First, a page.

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Foreign Companies Abandon US Investments In Favor Of China

Global foreign direct investment (FDI) fell 42 percent in 2020, and the pandemic will continue to affect it this year, a report from UNCTAD says, as China reaps more foreign money than the U.S.

The report says the FDI fell from $1.5 trillion in 2019 to $859 billion last year.

The last time a level that low was seen was in the 1990s, and the number is over 30 percent less than the investment trough following the financial crisis from 2008.

The U.S. has seen a 49 percent decline, the report says, while China became the world’s biggest FDI recipient, with flows rising 4 percent to $163 billion.

And, despite the projection being for the FDI to recover this year, the uncertainty of the ongoing pandemic, still infecting at high levels every day, could jeopardize that.

“The effects of the pandemic on investment will linger,” said James Zhan, director of UNCTAD’s investment division, according to the report. “Investors are likely to remain cautious in committing capital to new overseas productive assets.”

The FDI, according to the report, hit the developed countries hardest, with flows to North America falling 46 percent. In Europe, the investments began to dry up, the report says, with flows falling by two-thirds. Australia saw a 46 percent fall.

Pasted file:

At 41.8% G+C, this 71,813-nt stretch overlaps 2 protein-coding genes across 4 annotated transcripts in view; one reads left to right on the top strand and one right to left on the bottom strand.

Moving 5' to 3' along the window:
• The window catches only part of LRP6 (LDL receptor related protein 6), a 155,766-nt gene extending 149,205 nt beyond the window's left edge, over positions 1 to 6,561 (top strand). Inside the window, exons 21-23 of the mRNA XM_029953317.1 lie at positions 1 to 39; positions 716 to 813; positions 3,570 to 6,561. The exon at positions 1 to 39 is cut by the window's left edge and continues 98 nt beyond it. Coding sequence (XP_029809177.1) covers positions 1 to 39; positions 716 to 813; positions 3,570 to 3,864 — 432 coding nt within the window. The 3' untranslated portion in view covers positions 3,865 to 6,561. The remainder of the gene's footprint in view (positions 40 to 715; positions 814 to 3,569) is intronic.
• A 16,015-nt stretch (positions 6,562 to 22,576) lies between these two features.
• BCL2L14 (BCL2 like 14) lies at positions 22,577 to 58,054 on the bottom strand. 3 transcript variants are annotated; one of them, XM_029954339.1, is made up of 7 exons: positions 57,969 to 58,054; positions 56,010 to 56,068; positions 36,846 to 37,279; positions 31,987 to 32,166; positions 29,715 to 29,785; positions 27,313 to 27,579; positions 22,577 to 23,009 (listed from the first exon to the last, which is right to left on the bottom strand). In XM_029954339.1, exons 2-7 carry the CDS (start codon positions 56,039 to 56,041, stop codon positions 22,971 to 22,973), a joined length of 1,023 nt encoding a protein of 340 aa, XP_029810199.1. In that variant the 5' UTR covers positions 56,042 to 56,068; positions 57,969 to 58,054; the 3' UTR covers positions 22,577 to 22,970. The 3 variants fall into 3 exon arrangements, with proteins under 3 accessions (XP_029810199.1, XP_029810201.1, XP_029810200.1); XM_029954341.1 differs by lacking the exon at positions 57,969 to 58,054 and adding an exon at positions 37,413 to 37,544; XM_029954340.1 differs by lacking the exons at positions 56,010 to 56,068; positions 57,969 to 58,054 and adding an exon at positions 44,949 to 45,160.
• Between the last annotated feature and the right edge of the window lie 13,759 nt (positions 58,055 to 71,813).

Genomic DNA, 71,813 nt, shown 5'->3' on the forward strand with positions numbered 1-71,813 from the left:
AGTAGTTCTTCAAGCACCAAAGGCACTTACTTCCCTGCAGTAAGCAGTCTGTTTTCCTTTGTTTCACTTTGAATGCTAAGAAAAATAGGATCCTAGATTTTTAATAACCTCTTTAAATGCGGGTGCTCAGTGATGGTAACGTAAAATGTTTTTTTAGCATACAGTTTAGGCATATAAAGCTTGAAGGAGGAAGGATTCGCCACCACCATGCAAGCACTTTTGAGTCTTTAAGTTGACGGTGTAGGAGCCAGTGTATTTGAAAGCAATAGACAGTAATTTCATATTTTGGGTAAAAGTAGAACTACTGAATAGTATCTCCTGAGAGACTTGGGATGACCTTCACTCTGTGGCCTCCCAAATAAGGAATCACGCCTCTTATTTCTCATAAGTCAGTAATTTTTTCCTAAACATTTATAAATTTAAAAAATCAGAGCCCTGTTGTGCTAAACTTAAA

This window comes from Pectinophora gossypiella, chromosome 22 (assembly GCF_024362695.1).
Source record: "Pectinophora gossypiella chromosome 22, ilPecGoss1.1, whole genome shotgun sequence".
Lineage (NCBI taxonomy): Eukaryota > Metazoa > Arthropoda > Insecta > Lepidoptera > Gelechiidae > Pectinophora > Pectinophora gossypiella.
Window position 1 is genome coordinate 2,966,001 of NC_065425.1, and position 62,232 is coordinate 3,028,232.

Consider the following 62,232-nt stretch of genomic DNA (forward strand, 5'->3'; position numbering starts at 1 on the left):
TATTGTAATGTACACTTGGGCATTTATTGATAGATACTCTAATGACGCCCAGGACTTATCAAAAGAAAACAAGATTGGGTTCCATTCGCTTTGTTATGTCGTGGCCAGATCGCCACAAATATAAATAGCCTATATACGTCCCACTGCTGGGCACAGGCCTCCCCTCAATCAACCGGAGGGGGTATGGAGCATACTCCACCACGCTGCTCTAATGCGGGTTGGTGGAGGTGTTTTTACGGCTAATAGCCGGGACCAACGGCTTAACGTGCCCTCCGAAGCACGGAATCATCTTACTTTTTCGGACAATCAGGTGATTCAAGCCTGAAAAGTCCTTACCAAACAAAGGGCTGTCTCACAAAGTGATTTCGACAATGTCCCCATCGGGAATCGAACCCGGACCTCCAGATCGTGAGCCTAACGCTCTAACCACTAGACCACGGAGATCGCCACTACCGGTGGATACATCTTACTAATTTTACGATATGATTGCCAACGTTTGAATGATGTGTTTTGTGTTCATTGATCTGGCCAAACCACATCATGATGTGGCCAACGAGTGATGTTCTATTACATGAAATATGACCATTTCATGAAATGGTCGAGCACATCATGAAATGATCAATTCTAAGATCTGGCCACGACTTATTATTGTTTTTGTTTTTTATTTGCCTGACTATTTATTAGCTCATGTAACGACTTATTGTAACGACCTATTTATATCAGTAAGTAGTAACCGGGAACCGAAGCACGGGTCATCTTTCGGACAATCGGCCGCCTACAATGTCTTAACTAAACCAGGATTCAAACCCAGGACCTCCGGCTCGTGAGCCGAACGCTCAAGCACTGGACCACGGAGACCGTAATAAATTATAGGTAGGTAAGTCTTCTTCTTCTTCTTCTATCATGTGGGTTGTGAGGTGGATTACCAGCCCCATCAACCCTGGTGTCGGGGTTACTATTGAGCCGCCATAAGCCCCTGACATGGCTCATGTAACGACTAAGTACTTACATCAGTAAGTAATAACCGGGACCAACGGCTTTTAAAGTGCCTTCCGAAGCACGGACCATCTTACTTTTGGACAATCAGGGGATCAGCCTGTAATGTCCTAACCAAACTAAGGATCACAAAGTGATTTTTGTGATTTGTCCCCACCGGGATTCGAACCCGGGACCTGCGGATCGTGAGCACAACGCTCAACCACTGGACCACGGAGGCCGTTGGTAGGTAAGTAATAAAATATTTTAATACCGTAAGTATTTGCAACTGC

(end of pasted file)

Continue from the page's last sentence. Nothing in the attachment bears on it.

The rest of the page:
Meanwhile, Israel and Japan saw increases in FDI. Israel went from $18 billion to $26 billion, while Japan increased from $15 billion to $17 billion, according to the report.

PYMNTS wrote last September that the U.S. could have a path to follow China’s economic recovery from the pandemic. China’s economy was able to come back faster in part because of its early response to the virus, including testing and contact tracing schemes along with building entire new hospitals.

In addition, the Chinese economic plan involved cost-cutting measures that would benefit peoples’ wallets, including tax exemptions, lower bank interest rates and lower utilities prices.

U.S. analysts were optimistic, saying there would be a “swift recovery” there too, as people began to spend more readily.

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